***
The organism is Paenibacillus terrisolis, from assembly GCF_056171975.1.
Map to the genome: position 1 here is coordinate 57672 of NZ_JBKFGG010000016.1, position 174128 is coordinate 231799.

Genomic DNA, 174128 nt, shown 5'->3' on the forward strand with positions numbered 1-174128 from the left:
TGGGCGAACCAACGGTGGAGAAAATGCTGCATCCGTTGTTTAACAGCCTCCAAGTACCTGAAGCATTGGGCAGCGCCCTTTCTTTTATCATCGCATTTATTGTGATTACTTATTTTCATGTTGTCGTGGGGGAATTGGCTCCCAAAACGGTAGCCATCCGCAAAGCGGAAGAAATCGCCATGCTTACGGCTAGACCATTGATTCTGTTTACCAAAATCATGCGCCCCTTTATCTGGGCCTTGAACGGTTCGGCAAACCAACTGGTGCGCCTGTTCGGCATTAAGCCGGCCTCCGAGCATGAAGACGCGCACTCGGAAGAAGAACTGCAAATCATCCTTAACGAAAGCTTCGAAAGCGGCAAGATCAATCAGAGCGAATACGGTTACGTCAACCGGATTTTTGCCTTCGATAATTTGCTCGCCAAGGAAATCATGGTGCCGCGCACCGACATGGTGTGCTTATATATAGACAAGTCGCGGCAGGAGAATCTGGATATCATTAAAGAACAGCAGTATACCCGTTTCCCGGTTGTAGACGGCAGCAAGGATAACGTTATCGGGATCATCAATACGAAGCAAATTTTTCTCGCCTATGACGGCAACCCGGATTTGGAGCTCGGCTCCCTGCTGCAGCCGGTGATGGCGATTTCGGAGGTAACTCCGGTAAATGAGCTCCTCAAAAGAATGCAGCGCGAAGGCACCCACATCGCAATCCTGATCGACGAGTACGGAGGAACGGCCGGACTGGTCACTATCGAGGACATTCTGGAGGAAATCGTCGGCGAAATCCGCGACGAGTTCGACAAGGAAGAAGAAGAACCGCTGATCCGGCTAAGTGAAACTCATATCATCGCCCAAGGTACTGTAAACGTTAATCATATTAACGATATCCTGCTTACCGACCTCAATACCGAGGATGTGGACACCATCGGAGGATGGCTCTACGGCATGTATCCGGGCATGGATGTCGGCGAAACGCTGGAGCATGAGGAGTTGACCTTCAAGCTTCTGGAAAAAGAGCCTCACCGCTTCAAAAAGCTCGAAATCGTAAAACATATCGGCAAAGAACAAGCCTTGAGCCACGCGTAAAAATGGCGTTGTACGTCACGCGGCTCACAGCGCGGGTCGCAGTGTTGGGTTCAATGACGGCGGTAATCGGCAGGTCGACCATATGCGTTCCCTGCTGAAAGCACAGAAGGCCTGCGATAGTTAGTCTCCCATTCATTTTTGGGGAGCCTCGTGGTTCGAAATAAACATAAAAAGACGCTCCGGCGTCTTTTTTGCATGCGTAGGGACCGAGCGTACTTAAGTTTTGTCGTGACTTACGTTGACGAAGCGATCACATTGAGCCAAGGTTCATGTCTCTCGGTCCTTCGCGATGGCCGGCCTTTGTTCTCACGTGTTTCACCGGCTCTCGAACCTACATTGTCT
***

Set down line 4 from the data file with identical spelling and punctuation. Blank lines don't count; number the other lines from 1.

TGGGCGAACCAACGGTGGAGAAAATGCTGCATCCGTTGTTTAACAGCCTCCAAGTACCTGAAGCATTGGGCAGCGCCCTTTCTTTTATCATCGCATTTATTGTGATTACTTATTTTCATGTTGTCGTGGGGGAATTGGCTCCCAAAACGGTAGCCATCCGCAAAGCGGAAGAAATCGCCATGCTTACGGCTAGACCATTGATTCTGTTTACCAAAATCATGCGCCCCTTTATCTGGGCCTTGAACGGTTCGGCAAACCAACTGGTGCGCCTGTTCGGCATTAAGCCGGCCTCCGAGCATGAAGACGCGCACTCGGAAGAAGAACTGCAAATCATCCTTAACGAAAGCTTCGAAAGCGGCAAGATCAATCAGAGCGAATACGGTTACGTCAACCGGATTTTTGCCTTCGATAATTTGCTCGCCAAGGAAATCATGGTGCCGCGCACCGACATGGTGTGCTTATATATAGACAAGTCGCGGCAGGAGAATCTGGATATCATTAAAGAACAGCAGTATACCCGTTTCCCGGTTGTAGACGGCAGCAAGGATAACGTTATCGGGATCATCAATACGAAGCAAATTTTTCTCGCCTATGACGGCAACCCGGATTTGGAGCTCGGCTCCCTGCTGCAGCCGGTGATGGCGATTTCGGAGGTAACTCCGGTAAATGAGCTCCTCAAAAGAATGCAGCGCGAAGGCACCCACATCGCAATCCTGATCGACGAGTACGGAGGAACGGCCGGACTGGTCACTATCGAGGACATTCTGGAGGAAATCGTCGGCGAAATCCGCGACGAGTTCGACAAGGAAGAAGAAGAACCGCTGATCCGGCTAAGTGAAACTCATATCATCGCCCAAGGTACTGTAAACGTTAATCATATTAACGATATCCTGCTTACCGACCTCAATACCGAGGATGTGGACACCATCGGAGGATGGCTCTACGGCATGTATCCGGGCATGGATGTCGGCGAAACGCTGGAGCATGAGGAGTTGACCTTCAAGCTTCTGGAAAAAGAGCCTCACCGCTTCAAAAAGCTCGAAATCGTAAAACATATCGGCAAAGAACAAGCCTTGAGCCACGCGTAAAAATGGCGTTGTACGTCACGCGGCTCACAGCGCGGGTCGCAGTGTTGGGTTCAATGACGGCGGTAATCGGCAGGTCGACCATATGCGTTCCCTGCTGAAAGCACAGAAGGCCTGCGATAGTTAGTCTCCCATTCATTTTTGGGGAGCCTCGTGGTTCGAAATAAACATAAAAAGACGCTCCGGCGTCTTTTTTGCATGCGTAGGGACCGAGCGTACTTAAGTTTTGTCGTGACTTACGTTGACGAAGCGATCACATTGAGCCAAGGTTCATGTCTCTCGGTCCTTCGCGATGGCCGGCCTTTGTTCTCACGTGTTTCACCGGCTCTCGAACCTACATTGTCT